China's Infrastructure Planners are on a Road to Nowhere

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Chinese tourists walk across a glass-bottomed suspension bridge in the Shiniuzhai mountains in Pingjiang county, Hunan province some 150 kilometers from Changsha

Photographer: Johannes Eisele/AFP via Getty Images

For all the roads, bridges and railways that China builds every year in an effort to keep the economy humming, the massive splurge may not be having the desired effect.

That's because more than half of China's infrastructure investment has destroyed economic value instead of generating it, according to a study from the University of Oxford's Saïd Business School.

"The evidence suggests that for over half of the infrastructure investments in China made in the last three decades the costs are larger than the benefits they generate," according to Atif Ansar, one of the study's co-authors.

What's more, unless China shifts its focus to fewer and higher quality types of public works that leave a positive legacy  "the country is headed for an infrastructure-led national financial and economic crisis, which is likely also to be a crisis for the international economy," according to the analysis that's published in the Oxford Review of Economic Policy.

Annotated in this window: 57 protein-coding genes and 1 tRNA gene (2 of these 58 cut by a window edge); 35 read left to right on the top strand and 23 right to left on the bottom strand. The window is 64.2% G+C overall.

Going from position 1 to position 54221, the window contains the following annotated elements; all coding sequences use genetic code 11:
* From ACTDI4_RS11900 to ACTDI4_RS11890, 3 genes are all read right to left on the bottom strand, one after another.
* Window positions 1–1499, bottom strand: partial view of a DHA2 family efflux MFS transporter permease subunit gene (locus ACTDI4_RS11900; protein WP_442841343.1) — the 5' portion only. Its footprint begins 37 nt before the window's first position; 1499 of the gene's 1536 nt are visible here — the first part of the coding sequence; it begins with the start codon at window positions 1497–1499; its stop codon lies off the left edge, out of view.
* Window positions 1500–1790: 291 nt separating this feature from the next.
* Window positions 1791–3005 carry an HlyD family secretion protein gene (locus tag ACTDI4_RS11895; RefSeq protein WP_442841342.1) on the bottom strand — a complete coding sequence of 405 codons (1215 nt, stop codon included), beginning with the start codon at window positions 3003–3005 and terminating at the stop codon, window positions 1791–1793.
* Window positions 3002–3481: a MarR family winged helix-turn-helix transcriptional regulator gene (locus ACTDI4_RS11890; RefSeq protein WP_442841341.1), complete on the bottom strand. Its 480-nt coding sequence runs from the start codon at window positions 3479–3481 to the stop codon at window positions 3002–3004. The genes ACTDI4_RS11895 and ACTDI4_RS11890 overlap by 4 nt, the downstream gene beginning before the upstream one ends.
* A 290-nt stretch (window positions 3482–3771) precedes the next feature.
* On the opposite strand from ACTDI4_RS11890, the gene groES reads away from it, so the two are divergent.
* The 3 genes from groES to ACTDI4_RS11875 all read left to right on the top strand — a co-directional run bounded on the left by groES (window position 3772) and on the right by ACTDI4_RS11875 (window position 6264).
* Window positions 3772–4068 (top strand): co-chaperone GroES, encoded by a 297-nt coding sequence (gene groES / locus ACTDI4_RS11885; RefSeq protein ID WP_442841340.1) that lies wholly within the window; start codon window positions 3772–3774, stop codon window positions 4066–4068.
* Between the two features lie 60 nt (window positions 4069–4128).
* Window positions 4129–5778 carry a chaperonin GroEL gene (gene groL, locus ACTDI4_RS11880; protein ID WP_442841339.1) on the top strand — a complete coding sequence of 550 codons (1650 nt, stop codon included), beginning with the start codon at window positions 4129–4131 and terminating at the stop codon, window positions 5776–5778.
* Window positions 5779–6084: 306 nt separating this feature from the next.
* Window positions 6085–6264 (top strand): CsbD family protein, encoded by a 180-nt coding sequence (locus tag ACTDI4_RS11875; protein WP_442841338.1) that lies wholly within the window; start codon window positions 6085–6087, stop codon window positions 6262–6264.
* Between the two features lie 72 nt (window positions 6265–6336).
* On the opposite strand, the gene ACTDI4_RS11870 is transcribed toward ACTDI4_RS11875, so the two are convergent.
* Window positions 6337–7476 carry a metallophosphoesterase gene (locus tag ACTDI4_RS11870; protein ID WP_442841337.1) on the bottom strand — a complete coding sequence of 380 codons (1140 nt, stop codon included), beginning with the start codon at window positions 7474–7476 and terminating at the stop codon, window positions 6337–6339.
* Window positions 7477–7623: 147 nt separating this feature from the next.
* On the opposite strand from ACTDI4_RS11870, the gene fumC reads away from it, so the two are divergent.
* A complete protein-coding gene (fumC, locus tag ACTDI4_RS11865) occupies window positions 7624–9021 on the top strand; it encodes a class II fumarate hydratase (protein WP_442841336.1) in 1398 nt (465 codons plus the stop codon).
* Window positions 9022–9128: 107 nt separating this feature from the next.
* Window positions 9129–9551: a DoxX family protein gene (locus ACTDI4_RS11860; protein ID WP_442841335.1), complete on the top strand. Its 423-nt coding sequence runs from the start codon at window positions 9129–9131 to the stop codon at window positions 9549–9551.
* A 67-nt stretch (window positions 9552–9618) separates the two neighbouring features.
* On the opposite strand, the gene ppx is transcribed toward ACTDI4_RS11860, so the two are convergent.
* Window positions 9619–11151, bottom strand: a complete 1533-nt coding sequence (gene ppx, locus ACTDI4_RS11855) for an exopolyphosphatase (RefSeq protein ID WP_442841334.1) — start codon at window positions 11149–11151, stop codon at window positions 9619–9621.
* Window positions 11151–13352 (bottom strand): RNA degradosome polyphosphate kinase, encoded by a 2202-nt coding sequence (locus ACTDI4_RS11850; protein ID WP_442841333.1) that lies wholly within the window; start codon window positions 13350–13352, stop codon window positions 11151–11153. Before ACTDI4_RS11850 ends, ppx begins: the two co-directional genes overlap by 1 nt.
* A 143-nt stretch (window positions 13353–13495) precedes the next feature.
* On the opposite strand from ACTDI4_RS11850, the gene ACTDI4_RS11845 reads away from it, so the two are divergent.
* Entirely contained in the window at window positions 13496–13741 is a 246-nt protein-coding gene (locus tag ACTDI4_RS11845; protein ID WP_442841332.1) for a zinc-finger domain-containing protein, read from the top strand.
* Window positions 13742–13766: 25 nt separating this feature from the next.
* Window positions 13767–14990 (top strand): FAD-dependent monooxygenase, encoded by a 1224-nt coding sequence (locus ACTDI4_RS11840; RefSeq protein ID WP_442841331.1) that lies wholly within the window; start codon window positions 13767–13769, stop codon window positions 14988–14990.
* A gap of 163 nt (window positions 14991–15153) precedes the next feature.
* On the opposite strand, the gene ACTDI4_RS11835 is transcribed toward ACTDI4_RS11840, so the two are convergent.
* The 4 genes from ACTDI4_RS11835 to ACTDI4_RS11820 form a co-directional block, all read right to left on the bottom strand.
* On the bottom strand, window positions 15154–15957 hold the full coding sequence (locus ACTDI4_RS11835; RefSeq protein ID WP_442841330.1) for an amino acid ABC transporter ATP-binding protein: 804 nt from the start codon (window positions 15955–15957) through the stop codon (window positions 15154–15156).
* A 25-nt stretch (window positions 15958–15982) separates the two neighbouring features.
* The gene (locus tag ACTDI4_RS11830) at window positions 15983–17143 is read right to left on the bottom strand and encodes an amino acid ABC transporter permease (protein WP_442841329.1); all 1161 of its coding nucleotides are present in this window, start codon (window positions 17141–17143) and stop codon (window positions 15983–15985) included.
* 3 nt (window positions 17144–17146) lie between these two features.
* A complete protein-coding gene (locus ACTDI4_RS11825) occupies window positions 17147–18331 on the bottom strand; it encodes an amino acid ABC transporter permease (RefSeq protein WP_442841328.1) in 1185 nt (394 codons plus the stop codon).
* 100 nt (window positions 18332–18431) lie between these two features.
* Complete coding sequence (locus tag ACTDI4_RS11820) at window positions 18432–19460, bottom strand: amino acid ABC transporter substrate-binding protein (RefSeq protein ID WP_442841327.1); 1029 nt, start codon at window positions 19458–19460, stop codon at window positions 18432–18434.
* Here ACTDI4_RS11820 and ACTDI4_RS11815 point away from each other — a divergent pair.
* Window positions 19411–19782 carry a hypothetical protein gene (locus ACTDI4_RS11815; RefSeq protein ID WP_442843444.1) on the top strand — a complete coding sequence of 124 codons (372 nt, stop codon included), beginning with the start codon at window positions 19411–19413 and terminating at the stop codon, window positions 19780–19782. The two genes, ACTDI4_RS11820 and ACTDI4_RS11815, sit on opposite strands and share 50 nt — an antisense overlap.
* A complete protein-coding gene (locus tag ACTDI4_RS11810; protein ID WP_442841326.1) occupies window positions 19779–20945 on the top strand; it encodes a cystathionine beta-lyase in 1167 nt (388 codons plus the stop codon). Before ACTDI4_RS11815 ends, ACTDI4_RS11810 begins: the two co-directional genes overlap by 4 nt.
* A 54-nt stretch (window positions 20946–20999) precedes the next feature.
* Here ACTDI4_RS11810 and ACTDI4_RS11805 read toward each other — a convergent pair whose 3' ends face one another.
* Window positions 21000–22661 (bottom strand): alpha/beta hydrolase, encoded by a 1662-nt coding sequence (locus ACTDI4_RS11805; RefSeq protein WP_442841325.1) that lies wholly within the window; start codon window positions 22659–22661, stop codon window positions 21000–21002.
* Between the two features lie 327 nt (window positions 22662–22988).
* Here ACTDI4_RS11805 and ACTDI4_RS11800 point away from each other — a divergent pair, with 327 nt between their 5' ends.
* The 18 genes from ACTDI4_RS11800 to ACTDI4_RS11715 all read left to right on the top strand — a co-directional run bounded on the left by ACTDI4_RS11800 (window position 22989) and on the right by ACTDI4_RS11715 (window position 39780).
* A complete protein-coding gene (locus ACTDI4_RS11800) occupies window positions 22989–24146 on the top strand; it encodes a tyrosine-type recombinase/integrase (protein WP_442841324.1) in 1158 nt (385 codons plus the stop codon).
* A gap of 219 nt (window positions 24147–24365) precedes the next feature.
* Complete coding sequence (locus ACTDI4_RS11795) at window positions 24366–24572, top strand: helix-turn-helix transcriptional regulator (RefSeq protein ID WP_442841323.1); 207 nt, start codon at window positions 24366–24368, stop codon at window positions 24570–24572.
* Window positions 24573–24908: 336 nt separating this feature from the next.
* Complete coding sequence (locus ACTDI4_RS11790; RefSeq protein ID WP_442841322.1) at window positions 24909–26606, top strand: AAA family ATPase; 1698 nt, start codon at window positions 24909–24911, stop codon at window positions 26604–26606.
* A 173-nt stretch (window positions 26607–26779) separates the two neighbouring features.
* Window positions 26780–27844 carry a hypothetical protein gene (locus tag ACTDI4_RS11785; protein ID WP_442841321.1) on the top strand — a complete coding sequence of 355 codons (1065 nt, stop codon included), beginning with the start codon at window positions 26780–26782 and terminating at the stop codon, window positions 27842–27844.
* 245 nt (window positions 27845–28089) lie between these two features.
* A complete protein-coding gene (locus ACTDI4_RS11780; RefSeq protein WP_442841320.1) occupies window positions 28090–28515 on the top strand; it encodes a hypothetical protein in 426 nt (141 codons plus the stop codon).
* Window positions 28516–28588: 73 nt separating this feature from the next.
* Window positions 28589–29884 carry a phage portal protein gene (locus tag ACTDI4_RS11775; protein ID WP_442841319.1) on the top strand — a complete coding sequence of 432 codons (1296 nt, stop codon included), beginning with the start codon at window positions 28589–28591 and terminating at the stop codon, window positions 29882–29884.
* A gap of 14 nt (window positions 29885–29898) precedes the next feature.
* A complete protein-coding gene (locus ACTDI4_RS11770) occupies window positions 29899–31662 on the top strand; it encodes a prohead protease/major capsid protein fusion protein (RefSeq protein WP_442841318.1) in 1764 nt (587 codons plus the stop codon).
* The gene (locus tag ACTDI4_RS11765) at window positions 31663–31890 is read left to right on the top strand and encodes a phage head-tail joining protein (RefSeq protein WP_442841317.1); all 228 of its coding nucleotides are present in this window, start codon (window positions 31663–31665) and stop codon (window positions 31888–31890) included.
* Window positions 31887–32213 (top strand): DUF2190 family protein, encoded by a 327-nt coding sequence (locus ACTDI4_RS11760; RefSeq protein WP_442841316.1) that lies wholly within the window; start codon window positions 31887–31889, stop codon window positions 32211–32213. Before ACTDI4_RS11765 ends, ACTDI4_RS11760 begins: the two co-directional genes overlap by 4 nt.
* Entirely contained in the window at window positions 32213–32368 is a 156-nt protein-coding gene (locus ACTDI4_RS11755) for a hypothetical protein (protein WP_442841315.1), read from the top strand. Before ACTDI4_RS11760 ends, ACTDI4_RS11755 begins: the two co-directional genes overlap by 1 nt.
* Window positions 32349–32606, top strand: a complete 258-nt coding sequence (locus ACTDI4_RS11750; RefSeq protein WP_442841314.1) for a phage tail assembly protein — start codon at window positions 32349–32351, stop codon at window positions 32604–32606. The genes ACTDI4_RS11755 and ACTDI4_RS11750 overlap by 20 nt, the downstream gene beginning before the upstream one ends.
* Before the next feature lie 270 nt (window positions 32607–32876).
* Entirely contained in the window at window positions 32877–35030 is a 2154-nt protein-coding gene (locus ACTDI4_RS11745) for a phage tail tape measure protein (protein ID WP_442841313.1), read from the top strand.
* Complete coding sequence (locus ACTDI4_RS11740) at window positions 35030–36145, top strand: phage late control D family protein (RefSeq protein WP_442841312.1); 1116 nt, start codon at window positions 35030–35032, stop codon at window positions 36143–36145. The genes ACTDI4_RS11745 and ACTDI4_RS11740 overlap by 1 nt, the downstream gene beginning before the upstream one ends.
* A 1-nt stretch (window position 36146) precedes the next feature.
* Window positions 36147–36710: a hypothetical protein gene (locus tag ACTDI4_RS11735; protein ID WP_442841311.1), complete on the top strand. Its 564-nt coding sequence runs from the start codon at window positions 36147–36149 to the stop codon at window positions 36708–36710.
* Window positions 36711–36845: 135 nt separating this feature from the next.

China spent more than $10.8 trillion in infrastructure in the last decade alone, according to Bloomberg calculations based on official data of investment in categories such as transport, storage, power supply and water conservation.

 

The Oxford study's findings jar with views that China's aggressive government-led infrastructure spending is vital to keep growth on track.  Researchers examined 21 large rail projects and 74 road projects whose starting dates ranged from 1984 to 2008. They then compared the economic value of those to 806 transport projects built in rich democracies.

Instead of finding a long lasting, positive economic legacy, the Oxford study found that 75 percent of the transport projects in China exceeded budget. While one third of the roads built were congested, 41 percent of them have low usage. Both extremes are equally undesirable because "large unused capacity equals waste, as does too little capacity," according to the paper.

The buildup has also exacerbated China’s swelling debt as cost overruns equal about a third of the nation’s $28.2 trillion debt mountain, according to the paper.  

To be sure, proponents can argue that without massive infrastructure spending after the 2008 global financial crisis, the world's second largest economy would have sunk into a deep trough, taking global trade with it. 

Still, the evidence from the Oxford study is that, when it comes to China, sometimes less can be more.

"China’s infrastructure investment model is not one to follow for other countries but one to avoid," the researchers wrote.

 

— With assistance by Xiaoqing Pi

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